The analysts, in their Economic Outlook for the second quarter of this year released on Thursday, noted that since the start of the latest oil price weakness, there had been three devaluations – in November 2014, February 2015 and June 2016.
They noted that the authorities had traditionally devalued as a last resort when they had exhausted all available policy options and administrative measures, adding that they had favoured a managed rate to contain both import costs and inflationary pressures.
Noting that the new interbank rate after the third devaluation quickly settled into a range of N305 to N307 per US dollar, the analysts said, “This rate remains but is now one of several in force following the CBN’s adoption of several currency windows in March/April 2017.”
There are separate sales at different rates to banks (for invisibles for retail), to banks (for importers on a wholesale basis), to banks for portfolio investors and exporters (NAFEX), to SMEs and to Bureaux de Change.
The analysts said, “These unorthodox practices are having far greater success than the market had anticipated. Turnover on NAFEX (i.e. both sides of trades) has accelerated from $400m per week in July 2017 to a range of $1bn-$1.4bn, and the rate settled at +/- N360 per US dollar.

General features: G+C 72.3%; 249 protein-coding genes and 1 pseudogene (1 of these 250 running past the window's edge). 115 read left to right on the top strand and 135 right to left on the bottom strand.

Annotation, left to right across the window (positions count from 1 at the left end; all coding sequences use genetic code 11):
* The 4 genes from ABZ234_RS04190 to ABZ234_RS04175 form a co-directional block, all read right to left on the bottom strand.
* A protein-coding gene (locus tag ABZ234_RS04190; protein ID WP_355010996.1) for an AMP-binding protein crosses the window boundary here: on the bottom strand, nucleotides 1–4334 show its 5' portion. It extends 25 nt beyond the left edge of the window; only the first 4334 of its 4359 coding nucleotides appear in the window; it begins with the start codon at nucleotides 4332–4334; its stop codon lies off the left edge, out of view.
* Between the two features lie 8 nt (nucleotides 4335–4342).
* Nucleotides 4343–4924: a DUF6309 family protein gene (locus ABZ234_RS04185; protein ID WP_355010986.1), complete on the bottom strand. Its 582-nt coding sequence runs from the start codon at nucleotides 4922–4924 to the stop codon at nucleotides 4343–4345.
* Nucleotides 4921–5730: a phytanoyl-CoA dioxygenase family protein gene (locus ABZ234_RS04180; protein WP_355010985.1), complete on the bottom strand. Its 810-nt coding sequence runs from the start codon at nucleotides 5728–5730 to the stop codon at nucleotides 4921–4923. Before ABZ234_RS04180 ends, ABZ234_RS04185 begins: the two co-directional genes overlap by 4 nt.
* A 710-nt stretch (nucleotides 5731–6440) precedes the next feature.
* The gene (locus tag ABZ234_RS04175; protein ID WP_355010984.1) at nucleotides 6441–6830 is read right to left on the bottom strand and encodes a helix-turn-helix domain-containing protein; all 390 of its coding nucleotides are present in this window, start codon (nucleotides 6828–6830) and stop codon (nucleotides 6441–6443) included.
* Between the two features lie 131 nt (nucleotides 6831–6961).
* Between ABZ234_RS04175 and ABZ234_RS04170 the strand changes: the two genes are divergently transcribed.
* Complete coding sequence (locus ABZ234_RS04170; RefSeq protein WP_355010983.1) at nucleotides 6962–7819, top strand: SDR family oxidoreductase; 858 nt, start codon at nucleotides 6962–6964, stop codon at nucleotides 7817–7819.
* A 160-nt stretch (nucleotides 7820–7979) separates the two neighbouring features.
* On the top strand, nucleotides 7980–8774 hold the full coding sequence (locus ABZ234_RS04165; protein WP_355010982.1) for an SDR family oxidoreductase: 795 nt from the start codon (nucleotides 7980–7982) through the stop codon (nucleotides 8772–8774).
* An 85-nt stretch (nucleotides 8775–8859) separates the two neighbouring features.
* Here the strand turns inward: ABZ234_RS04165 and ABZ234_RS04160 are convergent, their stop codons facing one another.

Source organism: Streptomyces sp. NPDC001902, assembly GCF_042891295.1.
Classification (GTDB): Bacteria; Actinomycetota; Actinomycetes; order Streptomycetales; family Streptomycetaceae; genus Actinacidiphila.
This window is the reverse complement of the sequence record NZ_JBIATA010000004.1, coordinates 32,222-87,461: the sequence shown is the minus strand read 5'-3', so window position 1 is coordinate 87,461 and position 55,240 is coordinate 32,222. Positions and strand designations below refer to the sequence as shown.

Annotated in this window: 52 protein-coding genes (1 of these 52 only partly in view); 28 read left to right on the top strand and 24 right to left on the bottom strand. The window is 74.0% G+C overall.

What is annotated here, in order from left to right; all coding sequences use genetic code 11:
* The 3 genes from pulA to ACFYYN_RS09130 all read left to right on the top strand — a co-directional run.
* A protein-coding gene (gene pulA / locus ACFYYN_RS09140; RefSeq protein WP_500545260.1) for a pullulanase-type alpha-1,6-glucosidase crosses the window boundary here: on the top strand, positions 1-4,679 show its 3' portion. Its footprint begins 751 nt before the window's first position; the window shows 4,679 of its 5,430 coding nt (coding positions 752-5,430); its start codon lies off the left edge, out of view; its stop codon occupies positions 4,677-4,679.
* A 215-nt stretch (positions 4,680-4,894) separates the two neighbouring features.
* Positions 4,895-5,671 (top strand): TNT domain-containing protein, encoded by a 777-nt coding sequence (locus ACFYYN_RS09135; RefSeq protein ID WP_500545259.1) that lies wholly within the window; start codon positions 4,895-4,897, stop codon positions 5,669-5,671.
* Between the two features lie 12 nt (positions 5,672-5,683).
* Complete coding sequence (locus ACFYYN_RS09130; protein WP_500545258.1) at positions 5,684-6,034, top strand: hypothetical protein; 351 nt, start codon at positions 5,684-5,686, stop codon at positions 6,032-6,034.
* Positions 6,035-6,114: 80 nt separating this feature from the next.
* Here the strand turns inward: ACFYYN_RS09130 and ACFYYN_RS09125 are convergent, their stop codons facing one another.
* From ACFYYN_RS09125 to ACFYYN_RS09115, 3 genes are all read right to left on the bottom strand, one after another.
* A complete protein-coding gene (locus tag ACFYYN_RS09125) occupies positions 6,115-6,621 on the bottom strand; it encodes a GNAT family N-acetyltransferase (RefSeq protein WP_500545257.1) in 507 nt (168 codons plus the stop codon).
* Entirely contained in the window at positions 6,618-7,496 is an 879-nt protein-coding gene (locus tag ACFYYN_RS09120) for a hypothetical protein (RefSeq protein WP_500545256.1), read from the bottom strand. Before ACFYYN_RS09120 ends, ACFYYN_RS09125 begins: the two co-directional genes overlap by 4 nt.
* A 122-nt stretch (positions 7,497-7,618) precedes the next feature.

“Offshore investors have committed new money, fuelling the rise in the stock market and narrowing of naira debt yields over the past 12 months. Foreign exchange is available in the various windows, provided the buyer is happy with the price.”
FBNQuest said its manufacturing Purchasing Managers Index had been in positive territory since March 2017, driven largely by greater access to imported raw materials.
“If these trends prevail and deepen, the policy will have worked.
“We do not see a devaluation of the interbank rate/unification of rates ahead of the elections in Q1 2019,” the analysts stated.
They noted that the nation’s external reserves had risen strongly, adding, “the CBN has a new confidence about it.”
The analysts said, “We are also unconvinced by the theory that the authorities are eager for naira appreciation: if this was so, why is the CBN visible on the bid at the NAFEX on a regular basis? Users of NAFEX will argue that the adjustment has already taken place since it is their window.
“Unification of rates may come but the authorities are in no hurry. It suits their purposes to have the interbank rate of N306 for selected transactions such as external debt service payments and other government dues in forex.”
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